Tuesday, February 7, 2006

DARPA Tests Multi-party IP Conferencing with U.S. Fighter Jet

The Defense Advanced Research Projects Agency (DARPA) has successfully tested a multi-party, IP conference call linking an F-15E fighter jet in flight with a remote government command center in California and a three-star general at the Pentagon.

During the test, Avaya demonstrated a multiparty IP conference call connecting the aircraft's weapon systems officer with two parties at the China Lake Integrated Battlespace Arena Command Center and with Lt. Gen. William T. Hobbins at his desk in the Pentagon in Washington, D.C.

In addition to the multiparty conference call, successful tests were completed using Avaya's IP telephony network to call an in-flight, E-2C Hawkeye surveillance aircraft equipped with an Avaya IP Softphone.

Both tests used Avaya's Communication Manager IP telephony software hosted on an Avaya Media Server. Avaya Session Initiation Protocol (SIP) Enablement Services were used to ensure connectivity with standards-based endpoints for telephony, instant messaging, conferencing and collaboration. The multiparty conference call involved both an Avaya IP phone and an Avaya SIP IP telephone at China Lake and a traditional desk set at the Pentagon. A third-party SIP softphone running on a Windows-based auxiliary computer was used in the F-15E cockpit, connecting the pilot to the conference via a secure wireless link.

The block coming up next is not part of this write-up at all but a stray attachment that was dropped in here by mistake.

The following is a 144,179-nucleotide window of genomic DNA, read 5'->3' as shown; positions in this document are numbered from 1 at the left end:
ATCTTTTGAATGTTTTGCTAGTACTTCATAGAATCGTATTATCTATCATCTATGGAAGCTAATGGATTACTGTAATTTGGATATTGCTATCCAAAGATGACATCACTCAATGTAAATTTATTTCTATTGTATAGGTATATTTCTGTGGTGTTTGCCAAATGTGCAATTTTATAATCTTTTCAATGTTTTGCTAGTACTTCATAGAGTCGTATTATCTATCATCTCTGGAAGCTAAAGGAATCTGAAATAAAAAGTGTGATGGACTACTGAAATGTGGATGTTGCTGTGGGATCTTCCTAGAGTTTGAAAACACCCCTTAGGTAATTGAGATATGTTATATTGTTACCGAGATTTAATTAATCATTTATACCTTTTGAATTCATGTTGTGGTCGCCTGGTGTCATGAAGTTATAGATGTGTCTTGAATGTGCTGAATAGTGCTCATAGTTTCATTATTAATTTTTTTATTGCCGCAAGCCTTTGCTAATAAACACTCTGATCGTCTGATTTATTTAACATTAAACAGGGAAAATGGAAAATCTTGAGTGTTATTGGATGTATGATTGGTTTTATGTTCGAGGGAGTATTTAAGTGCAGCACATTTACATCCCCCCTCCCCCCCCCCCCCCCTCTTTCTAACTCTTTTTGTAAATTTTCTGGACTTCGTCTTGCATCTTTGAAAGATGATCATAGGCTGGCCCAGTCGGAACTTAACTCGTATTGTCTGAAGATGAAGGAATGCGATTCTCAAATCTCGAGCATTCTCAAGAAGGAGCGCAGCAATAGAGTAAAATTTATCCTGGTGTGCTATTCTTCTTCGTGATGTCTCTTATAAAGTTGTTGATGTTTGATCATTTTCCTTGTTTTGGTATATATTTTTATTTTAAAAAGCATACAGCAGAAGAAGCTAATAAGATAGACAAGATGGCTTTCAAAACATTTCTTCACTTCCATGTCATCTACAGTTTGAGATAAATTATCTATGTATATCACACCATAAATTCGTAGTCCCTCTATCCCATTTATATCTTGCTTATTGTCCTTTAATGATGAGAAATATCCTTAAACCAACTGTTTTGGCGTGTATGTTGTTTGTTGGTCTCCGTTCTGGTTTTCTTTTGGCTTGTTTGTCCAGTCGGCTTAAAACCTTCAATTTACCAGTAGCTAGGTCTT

Avaya said such communications had previously been limited to two-party calls using 'push to talk' radios, with critical information relayed from one party to the next. With IP telephony, all those involved can speak naturally and communicate dynamically, in real time -- from the Air Operations Center to targeting and safety crews, with simultaneous transmission of actual local ground and/or aircraft data.


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